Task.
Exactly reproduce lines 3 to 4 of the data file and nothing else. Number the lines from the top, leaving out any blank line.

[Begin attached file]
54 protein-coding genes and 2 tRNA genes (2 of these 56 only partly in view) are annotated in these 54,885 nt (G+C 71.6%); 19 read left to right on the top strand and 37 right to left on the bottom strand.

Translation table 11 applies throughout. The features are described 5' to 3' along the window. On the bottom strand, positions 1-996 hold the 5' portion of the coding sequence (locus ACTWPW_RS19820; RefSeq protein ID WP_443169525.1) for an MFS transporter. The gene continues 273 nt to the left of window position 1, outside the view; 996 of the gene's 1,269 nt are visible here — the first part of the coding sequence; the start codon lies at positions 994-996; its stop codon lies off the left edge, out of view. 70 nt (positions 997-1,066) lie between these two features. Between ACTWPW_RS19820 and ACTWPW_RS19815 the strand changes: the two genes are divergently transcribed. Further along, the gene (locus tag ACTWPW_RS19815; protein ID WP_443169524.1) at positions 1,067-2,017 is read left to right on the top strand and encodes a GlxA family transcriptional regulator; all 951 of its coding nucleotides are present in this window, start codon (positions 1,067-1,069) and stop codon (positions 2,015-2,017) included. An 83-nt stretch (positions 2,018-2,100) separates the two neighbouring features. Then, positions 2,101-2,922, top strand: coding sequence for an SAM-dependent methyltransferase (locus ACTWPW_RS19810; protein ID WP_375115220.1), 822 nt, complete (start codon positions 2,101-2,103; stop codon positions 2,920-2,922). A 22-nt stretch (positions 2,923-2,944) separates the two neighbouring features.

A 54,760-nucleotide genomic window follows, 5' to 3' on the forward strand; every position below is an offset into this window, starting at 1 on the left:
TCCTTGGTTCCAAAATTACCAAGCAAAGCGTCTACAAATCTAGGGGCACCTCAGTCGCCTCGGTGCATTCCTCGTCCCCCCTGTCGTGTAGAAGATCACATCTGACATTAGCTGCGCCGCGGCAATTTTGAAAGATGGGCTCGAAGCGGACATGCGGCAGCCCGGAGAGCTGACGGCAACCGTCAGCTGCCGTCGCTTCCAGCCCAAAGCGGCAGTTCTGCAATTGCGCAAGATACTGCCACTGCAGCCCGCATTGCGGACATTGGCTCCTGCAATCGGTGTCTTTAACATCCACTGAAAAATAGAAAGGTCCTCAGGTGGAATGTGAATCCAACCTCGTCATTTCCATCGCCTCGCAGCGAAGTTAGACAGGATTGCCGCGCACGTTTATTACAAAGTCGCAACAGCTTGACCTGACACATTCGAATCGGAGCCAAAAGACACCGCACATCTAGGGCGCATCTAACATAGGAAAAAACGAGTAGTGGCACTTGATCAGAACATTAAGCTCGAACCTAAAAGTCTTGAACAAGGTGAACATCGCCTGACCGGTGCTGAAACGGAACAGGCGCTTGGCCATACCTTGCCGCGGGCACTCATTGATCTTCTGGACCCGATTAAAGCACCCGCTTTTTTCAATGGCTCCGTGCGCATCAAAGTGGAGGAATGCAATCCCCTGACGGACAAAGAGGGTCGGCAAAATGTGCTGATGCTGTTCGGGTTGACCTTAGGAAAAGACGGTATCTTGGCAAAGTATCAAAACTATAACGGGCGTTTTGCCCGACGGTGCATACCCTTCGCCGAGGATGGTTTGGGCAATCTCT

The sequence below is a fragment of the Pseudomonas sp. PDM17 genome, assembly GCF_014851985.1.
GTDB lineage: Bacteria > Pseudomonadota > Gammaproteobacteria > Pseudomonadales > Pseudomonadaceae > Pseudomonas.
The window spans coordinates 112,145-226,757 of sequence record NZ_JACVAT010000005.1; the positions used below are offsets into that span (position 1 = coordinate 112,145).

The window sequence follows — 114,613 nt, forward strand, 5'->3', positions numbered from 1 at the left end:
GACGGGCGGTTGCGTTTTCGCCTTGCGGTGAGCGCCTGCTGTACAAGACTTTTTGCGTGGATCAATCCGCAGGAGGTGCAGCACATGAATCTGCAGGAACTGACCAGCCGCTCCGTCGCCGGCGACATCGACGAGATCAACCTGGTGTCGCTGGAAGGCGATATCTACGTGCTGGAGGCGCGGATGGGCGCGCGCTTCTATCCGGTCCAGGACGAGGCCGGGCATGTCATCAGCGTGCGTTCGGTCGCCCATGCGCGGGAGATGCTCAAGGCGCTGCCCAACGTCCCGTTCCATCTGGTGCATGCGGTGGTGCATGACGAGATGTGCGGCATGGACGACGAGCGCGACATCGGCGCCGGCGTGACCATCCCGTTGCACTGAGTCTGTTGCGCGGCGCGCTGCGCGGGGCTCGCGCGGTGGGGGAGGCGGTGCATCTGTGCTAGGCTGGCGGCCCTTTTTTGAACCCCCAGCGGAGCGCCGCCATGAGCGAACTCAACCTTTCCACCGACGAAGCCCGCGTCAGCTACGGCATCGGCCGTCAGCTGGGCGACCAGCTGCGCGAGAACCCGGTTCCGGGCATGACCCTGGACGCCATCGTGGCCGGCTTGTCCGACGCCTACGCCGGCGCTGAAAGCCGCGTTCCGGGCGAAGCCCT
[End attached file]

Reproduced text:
A 54,760-nucleotide genomic window follows, 5' to 3' on the forward strand; every position below is an offset into this window, starting at 1 on the left:
TCCTTGGTTCCAAAATTACCAAGCAAAGCGTCTACAAATCTAGGGGCACCTCAGTCGCCTCGGTGCATTCCTCGTCCCCCCTGTCGTGTAGAAGATCACATCTGACATTAGCTGCGCCGCGGCAATTTTGAAAGATGGGCTCGAAGCGGACATGCGGCAGCCCGGAGAGCTGACGGCAACCGTCAGCTGCCGTCGCTTCCAGCCCAAAGCGGCAGTTCTGCAATTGCGCAAGATACTGCCACTGCAGCCCGCATTGCGGACATTGGCTCCTGCAATCGGTGTCTTTAACATCCACTGAAAAATAGAAAGGTCCTCAGGTGGAATGTGAATCCAACCTCGTCATTTCCATCGCCTCGCAGCGAAGTTAGACAGGATTGCCGCGCACGTTTATTACAAAGTCGCAACAGCTTGACCTGACACATTCGAATCGGAGCCAAAAGACACCGCACATCTAGGGCGCATCTAACATAGGAAAAAACGAGTAGTGGCACTTGATCAGAACATTAAGCTCGAACCTAAAAGTCTTGAACAAGGTGAACATCGCCTGACCGGTGCTGAAACGGAACAGGCGCTTGGCCATACCTTGCCGCGGGCACTCATTGATCTTCTGGACCCGATTAAAGCACCCGCTTTTTTCAATGGCTCCGTGCGCATCAAAGTGGAGGAATGCAATCCCCTGACGGACAAAGAGGGTCGGCAAAATGTGCTGATGCTGTTCGGGTTGACCTTAGGAAAAGACGGTATCTTGGCAAAGTATCAAAACTATAACGGGCGTTTTGCCCGACGGTGCATACCCTTCGCCGAGGATGGTTTGGGCAATCTCT